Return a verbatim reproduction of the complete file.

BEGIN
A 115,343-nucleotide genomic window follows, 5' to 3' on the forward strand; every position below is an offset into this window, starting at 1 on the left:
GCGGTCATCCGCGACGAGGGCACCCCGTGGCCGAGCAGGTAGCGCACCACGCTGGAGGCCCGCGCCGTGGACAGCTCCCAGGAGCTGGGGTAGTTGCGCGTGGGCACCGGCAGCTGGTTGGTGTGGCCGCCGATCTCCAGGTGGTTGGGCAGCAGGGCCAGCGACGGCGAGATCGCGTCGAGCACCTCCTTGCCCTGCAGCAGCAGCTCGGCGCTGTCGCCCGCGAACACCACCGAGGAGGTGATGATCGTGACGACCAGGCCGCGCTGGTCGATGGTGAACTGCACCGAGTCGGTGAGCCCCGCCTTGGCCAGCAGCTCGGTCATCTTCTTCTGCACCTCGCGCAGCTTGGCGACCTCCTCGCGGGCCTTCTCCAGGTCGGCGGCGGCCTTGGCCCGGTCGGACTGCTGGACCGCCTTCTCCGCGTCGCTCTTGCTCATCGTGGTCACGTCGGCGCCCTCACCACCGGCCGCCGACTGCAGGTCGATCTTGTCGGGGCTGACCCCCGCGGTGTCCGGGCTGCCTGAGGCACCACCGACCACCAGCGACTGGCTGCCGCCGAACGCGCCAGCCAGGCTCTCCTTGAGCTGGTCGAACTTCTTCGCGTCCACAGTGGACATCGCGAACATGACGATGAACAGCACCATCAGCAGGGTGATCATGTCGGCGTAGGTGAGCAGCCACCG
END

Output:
A 115,343-nucleotide genomic window follows, 5' to 3' on the forward strand; every position below is an offset into this window, starting at 1 on the left:
GCGGTCATCCGCGACGAGGGCACCCCGTGGCCGAGCAGGTAGCGCACCACGCTGGAGGCCCGCGCCGTGGACAGCTCCCAGGAGCTGGGGTAGTTGCGCGTGGGCACCGGCAGCTGGTTGGTGTGGCCGCCGATCTCCAGGTGGTTGGGCAGCAGGGCCAGCGACGGCGAGATCGCGTCGAGCACCTCCTTGCCCTGCAGCAGCAGCTCGGCGCTGTCGCCCGCGAACACCACCGAGGAGGTGATGATCGTGACGACCAGGCCGCGCTGGTCGATGGTGAACTGCACCGAGTCGGTGAGCCCCGCCTTGGCCAGCAGCTCGGTCATCTTCTTCTGCACCTCGCGCAGCTTGGCGACCTCCTCGCGGGCCTTCTCCAGGTCGGCGGCGGCCTTGGCCCGGTCGGACTGCTGGACCGCCTTCTCCGCGTCGCTCTTGCTCATCGTGGTCACGTCGGCGCCCTCACCACCGGCCGCCGACTGCAGGTCGATCTTGTCGGGGCTGACCCCCGCGGTGTCCGGGCTGCCTGAGGCACCACCGACCACCAGCGACTGGCTGCCGCCGAACGCGCCAGCCAGGCTCTCCTTGAGCTGGTCGAACTTCTTCGCGTCCACAGTGGACATCGCGAACATGACGATGAACAGCACCATCAGCAGGGTGATCATGTCGGCGTAGGTGAGCAGCCACCG